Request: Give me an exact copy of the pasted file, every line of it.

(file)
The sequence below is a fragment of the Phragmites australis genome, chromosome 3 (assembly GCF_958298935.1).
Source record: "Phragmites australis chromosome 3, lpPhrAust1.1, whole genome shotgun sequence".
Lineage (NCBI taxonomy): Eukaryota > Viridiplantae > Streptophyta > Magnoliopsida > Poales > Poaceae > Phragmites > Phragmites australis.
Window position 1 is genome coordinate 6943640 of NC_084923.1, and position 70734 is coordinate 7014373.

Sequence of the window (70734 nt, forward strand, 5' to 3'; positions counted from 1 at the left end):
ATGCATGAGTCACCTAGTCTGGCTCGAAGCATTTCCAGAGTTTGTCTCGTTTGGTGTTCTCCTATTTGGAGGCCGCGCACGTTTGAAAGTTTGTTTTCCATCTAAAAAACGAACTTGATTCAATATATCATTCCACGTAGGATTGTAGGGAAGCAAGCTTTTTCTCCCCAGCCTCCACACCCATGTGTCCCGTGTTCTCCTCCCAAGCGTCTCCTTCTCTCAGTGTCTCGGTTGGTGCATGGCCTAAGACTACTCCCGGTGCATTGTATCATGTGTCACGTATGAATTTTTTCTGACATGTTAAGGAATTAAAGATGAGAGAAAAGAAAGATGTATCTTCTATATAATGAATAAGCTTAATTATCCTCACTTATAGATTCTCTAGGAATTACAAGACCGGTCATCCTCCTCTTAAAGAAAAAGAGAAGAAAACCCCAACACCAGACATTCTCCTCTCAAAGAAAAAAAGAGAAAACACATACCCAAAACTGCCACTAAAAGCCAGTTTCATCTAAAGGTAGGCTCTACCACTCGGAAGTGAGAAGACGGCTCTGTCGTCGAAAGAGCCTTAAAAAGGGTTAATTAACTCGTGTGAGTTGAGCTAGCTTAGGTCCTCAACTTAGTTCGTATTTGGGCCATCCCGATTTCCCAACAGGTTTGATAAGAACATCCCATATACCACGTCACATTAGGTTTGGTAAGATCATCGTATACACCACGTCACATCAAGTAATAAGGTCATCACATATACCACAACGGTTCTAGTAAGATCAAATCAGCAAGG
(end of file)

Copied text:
The sequence below is a fragment of the Phragmites australis genome, chromosome 3 (assembly GCF_958298935.1).
Source record: "Phragmites australis chromosome 3, lpPhrAust1.1, whole genome shotgun sequence".
Lineage (NCBI taxonomy): Eukaryota > Viridiplantae > Streptophyta > Magnoliopsida > Poales > Poaceae > Phragmites > Phragmites australis.
Window position 1 is genome coordinate 6943640 of NC_084923.1, and position 70734 is coordinate 7014373.

Sequence of the window (70734 nt, forward strand, 5' to 3'; positions counted from 1 at the left end):
ATGCATGAGTCACCTAGTCTGGCTCGAAGCATTTCCAGAGTTTGTCTCGTTTGGTGTTCTCCTATTTGGAGGCCGCGCACGTTTGAAAGTTTGTTTTCCATCTAAAAAACGAACTTGATTCAATATATCATTCCACGTAGGATTGTAGGGAAGCAAGCTTTTTCTCCCCAGCCTCCACACCCATGTGTCCCGTGTTCTCCTCCCAAGCGTCTCCTTCTCTCAGTGTCTCGGTTGGTGCATGGCCTAAGACTACTCCCGGTGCATTGTATCATGTGTCACGTATGAATTTTTTCTGACATGTTAAGGAATTAAAGATGAGAGAAAAGAAAGATGTATCTTCTATATAATGAATAAGCTTAATTATCCTCACTTATAGATTCTCTAGGAATTACAAGACCGGTCATCCTCCTCTTAAAGAAAAAGAGAAGAAAACCCCAACACCAGACATTCTCCTCTCAAAGAAAAAAAGAGAAAACACATACCCAAAACTGCCACTAAAAGCCAGTTTCATCTAAAGGTAGGCTCTACCACTCGGAAGTGAGAAGACGGCTCTGTCGTCGAAAGAGCCTTAAAAAGGGTTAATTAACTCGTGTGAGTTGAGCTAGCTTAGGTCCTCAACTTAGTTCGTATTTGGGCCATCCCGATTTCCCAACAGGTTTGATAAGAACATCCCATATACCACGTCACATTAGGTTTGGTAAGATCATCGTATACACCACGTCACATCAAGTAATAAGGTCATCACATATACCACAACGGTTCTAGTAAGATCAAATCAGCAAGG